Whether you have Apple Music, Soundcloud or Spotify, listening to music can be a cathartic experience for everyone and every emotion.
No matter what, the power a song holds is undeniable. It can be the lyrics that hit a nerve, the melody even, perhaps the artist’s voice, but one thing is for certain — every song can cultivate a feeling that is personal to an individual when they listen to it. This is why humans crave a specific song, because it emphasizes a specific emotion.
The typical thing to do is to categorize a cluster of songs into playlists based on the feelings they may elicit. Some people refer to these as “mood” playlists, since those collections of songs reflect your mood of the moment. An example of this can be a playlist titled “sad” for when you’re feeling down.
Some people might even get creative and add some zing to their playlist’s name like “therapy session,” “tired teardrops,” “clouded,” “drowning,” etc.
There is nothing wrong with listening to music for the sole purpose of enjoying a song, but there are caveats to listening to music that intensifies a negative feeling, such as being sad or angry — relying on music to regulate your emotions has the potential to affect your mental health in a harmful way.
If you think about a time when you had a heavy heart and felt hopeless, all you wanted to do was break away from that mindset and feel better. Nobody enjoys stagnant sadness. So, when you pop on a few songs that have a dark tone or remind you of a bad memory, all you’re doing is strengthening that negative feeling.
Even if you’re in a good headspace, listening to your “sad” playlist has the ability to reignite those feelings of self-destruction. Due to your association of a specific song with a negative emotion, that song — which might even be a traditionally happy song — can automatically hurt you since you’ve already labeled it with a depressive tag.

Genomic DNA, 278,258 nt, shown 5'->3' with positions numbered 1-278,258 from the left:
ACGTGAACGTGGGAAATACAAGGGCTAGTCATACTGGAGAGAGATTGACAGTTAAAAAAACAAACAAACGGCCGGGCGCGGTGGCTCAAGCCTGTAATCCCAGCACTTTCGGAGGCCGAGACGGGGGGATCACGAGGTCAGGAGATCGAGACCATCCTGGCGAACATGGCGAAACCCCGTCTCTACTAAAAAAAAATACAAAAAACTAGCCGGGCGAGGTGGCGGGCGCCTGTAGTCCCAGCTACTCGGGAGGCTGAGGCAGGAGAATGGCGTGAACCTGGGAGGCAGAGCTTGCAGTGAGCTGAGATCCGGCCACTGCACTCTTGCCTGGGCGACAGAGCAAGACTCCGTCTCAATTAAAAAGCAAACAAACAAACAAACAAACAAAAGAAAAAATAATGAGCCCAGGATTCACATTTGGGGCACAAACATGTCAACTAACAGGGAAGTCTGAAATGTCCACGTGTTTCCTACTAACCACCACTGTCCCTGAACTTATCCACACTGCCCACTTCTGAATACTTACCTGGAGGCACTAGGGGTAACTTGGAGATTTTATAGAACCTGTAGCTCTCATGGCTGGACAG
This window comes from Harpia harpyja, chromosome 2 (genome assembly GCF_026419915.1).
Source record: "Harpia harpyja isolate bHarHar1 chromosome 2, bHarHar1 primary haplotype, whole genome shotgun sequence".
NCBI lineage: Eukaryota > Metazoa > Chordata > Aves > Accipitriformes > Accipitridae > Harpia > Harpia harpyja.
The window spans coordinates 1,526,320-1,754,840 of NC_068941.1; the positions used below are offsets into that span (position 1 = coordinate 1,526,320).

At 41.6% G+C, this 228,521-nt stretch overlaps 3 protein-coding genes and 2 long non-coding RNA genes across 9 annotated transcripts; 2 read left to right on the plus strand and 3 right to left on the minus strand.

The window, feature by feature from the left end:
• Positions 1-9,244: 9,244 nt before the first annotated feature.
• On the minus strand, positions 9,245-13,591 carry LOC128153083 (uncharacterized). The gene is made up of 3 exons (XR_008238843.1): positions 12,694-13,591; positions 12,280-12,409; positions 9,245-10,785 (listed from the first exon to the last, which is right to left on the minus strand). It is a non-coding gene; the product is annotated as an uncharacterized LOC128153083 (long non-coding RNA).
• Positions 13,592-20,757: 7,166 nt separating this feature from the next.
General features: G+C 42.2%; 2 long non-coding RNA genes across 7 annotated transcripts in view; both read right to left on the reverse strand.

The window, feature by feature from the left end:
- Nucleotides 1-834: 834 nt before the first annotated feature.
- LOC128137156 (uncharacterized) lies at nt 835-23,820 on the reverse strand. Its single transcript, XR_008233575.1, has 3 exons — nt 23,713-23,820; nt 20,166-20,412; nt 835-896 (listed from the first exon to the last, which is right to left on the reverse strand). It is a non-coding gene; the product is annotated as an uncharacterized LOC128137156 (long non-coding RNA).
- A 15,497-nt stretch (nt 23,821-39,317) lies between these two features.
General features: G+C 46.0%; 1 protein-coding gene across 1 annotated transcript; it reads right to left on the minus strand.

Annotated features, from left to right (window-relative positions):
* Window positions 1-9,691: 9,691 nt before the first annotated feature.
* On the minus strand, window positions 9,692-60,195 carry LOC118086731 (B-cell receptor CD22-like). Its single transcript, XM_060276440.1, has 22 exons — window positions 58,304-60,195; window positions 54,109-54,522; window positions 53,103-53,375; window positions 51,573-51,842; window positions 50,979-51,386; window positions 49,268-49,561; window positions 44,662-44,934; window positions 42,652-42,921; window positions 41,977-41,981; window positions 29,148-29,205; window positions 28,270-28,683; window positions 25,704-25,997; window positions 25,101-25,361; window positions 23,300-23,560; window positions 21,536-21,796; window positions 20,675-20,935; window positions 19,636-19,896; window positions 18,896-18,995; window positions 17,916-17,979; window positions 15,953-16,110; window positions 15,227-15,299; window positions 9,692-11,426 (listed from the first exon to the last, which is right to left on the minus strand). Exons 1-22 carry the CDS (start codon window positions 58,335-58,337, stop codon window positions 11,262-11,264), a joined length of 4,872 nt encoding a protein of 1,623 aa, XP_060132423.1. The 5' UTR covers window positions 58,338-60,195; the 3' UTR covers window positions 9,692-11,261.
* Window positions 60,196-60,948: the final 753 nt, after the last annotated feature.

The dark side of playlists is they come with predetermined feelings. Each playlist is like a piece of tupperware, and when you lift the lid, the previous emotions you felt are now telling you what emotion to embody. That isn’t fair to you. No one should be tricked into feeling some type of way, even if it was you who created the playlist in the first place.
Modern day culture can seemingly romanticize this habit of being aesthetically sad, as if it is a style choice we can make to look cool. There’s nothing wrong with wanting to be contemporarily cool for this generation. It’s okay to be emotional and sit with your sad or angry feelings, but if you can prevent yourself from reliving a negative experience and intensifying a horrible feeling, you should do it.
Too much of anything can be dangerous, even the normal act of listening to music. If you routinely listen to those playlists that encapsulate a harmful mindset you were once in, or are currently in, chances are you are bruising yourself from the inside out. Try and reflect on how a song truly makes you feel, and if that feeling is good for your psyche or not. The dangers of a “mood” playlist should not be taken lightly.